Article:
LONDON (Reuters) - The United Nations nuclear watchdog chief warned on Friday against the “new crazies” advocating military action to halt Iran’s nuclear program and said he did not want to see another war like that in Iraq.
“I wake every morning and see 100 Iraqis, innocent civilians, are dying,” International Atomic Energy Agency (IAEA) director Mohamed ElBaradei said in an interview for BBC Radio.
“I have no brief other than to make sure we don’t go into another war or that we go crazy into killing each other. You do not want to give additional argument to new crazies who say ‘let’s go and bomb Iran’,” he said in a documentary, excerpts from which were published on the BBC’s Web site in advance.
Tehran has ignored repeated warnings and resolutions sponsored by world powers in the United Nations Security Council demanding that it cease uranium enrichment.
It was ElBaradei’s strongest warning yet against the use of force. He has urged Western powers to consider allowing Iran limited enrichment he believes would pose no bomb proliferation risk and avert a feared slide into conflict.
The powers have rejected his proposal.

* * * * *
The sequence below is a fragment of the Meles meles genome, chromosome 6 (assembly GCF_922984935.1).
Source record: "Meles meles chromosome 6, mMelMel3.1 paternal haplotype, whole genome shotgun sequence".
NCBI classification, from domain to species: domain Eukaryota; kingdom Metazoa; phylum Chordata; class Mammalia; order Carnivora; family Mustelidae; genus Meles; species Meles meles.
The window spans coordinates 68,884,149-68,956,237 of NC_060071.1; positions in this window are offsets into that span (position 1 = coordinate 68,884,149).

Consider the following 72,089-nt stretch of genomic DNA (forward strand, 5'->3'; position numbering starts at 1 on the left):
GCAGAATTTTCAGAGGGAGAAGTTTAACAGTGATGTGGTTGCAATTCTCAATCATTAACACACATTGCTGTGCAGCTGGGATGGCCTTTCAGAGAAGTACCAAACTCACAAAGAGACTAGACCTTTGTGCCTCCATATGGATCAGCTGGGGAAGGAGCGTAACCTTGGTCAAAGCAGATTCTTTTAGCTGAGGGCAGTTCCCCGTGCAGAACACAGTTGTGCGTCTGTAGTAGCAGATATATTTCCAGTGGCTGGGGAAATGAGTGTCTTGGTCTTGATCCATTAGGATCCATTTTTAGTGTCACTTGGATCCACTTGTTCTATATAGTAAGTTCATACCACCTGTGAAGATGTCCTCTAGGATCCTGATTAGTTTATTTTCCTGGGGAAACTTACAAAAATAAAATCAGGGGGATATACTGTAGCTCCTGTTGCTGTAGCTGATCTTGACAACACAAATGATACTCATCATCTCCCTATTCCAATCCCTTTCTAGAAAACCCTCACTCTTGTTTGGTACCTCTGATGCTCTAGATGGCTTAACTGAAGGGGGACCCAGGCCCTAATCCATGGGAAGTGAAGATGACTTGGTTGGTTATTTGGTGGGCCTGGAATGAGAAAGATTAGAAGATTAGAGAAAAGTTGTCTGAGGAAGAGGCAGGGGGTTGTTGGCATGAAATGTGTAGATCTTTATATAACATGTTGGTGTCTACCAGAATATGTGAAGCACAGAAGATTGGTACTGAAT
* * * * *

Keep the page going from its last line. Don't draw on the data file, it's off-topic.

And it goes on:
Iran says it is pursuing a nuclear program to provide electricity. The West believes it is trying to build a nuclear bomb and is gearing up to draft a third round of U.N. sanctions against the Islamic Republic.
Enrichment is a process of refining uranium for power plants, or if taken to a very high degree, atom bombs. A report by ElBaradei’s IAEA last week said Iran was expanding a campaign to install 3,000 enrichment centrifuges by mid-summer, laying a basis for “industrial-scale” fuel production.
In the BBC interview ElBaradei said a nuclear-armed Iran would be terrible but added the jury was still out as to whether the country even wanted atomic weapons.
He said one could not “bomb knowledge”. Asked who the “new crazies” were he replied: “Those who have extreme views and say the only solution is to impose your will by force.”
ElBaradei angered the United States, Britain and France by calling for a face-saving compromise that would cap Iranian enrichment activity at its current modest levels.
Diplomats said those three countries, as well as Japan, sent envoys to stress to ElBaradei that the U. N. Security Council resolution urging an immediate halt to Iran’s nuclear activities was law, adopted unanimously, and should enjoy his support.
In Germany earlier this week, U.S. Secretary of State Condoleezza Rice indirectly chided ElBaradei by saying “the IAEA is not an agency that is negotiating with the Iranians. That is being done under a Security Council resolution by six states”.